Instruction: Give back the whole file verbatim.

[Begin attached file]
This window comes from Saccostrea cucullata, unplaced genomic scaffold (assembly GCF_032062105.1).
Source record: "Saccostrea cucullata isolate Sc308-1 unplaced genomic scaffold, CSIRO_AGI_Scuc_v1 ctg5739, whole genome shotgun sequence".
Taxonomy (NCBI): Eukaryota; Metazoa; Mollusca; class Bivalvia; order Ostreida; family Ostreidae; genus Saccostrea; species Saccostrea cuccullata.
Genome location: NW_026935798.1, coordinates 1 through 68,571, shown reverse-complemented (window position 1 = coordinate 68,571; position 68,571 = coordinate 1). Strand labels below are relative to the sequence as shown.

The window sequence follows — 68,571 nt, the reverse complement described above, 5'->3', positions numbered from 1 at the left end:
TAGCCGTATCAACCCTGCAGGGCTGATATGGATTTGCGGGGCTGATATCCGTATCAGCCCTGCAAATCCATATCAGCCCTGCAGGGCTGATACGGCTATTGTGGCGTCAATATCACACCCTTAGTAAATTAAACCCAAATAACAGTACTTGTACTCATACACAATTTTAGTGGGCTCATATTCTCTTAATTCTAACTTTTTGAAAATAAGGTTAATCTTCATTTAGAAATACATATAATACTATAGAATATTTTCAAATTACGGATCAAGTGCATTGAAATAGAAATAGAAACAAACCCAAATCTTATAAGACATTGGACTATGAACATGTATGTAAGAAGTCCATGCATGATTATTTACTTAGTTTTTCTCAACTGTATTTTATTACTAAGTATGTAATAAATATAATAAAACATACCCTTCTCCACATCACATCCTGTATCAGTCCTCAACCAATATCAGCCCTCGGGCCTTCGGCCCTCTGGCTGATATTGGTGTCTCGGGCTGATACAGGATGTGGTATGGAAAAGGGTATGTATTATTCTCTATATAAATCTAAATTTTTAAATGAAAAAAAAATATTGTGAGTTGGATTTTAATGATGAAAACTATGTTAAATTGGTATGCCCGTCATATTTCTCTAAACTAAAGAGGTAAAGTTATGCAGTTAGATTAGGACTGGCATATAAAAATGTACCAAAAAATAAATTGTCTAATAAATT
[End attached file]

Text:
This window comes from Saccostrea cucullata, unplaced genomic scaffold (assembly GCF_032062105.1).
Source record: "Saccostrea cucullata isolate Sc308-1 unplaced genomic scaffold, CSIRO_AGI_Scuc_v1 ctg5739, whole genome shotgun sequence".
Taxonomy (NCBI): Eukaryota; Metazoa; Mollusca; class Bivalvia; order Ostreida; family Ostreidae; genus Saccostrea; species Saccostrea cuccullata.
Genome location: NW_026935798.1, coordinates 1 through 68,571, shown reverse-complemented (window position 1 = coordinate 68,571; position 68,571 = coordinate 1). Strand labels below are relative to the sequence as shown.

The window sequence follows — 68,571 nt, the reverse complement described above, 5'->3', positions numbered from 1 at the left end:
TAGCCGTATCAACCCTGCAGGGCTGATATGGATTTGCGGGGCTGATATCCGTATCAGCCCTGCAAATCCATATCAGCCCTGCAGGGCTGATACGGCTATTGTGGCGTCAATATCACACCCTTAGTAAATTAAACCCAAATAACAGTACTTGTACTCATACACAATTTTAGTGGGCTCATATTCTCTTAATTCTAACTTTTTGAAAATAAGGTTAATCTTCATTTAGAAATACATATAATACTATAGAATATTTTCAAATTACGGATCAAGTGCATTGAAATAGAAATAGAAACAAACCCAAATCTTATAAGACATTGGACTATGAACATGTATGTAAGAAGTCCATGCATGATTATTTACTTAGTTTTTCTCAACTGTATTTTATTACTAAGTATGTAATAAATATAATAAAACATACCCTTCTCCACATCACATCCTGTATCAGTCCTCAACCAATATCAGCCCTCGGGCCTTCGGCCCTCTGGCTGATATTGGTGTCTCGGGCTGATACAGGATGTGGTATGGAAAAGGGTATGTATTATTCTCTATATAAATCTAAATTTTTAAATGAAAAAAAAATATTGTGAGTTGGATTTTAATGATGAAAACTATGTTAAATTGGTATGCCCGTCATATTTCTCTAAACTAAAGAGGTAAAGTTATGCAGTTAGATTAGGACTGGCATATAAAAATGTACCAAAAAATAAATTGTCTAATAAATT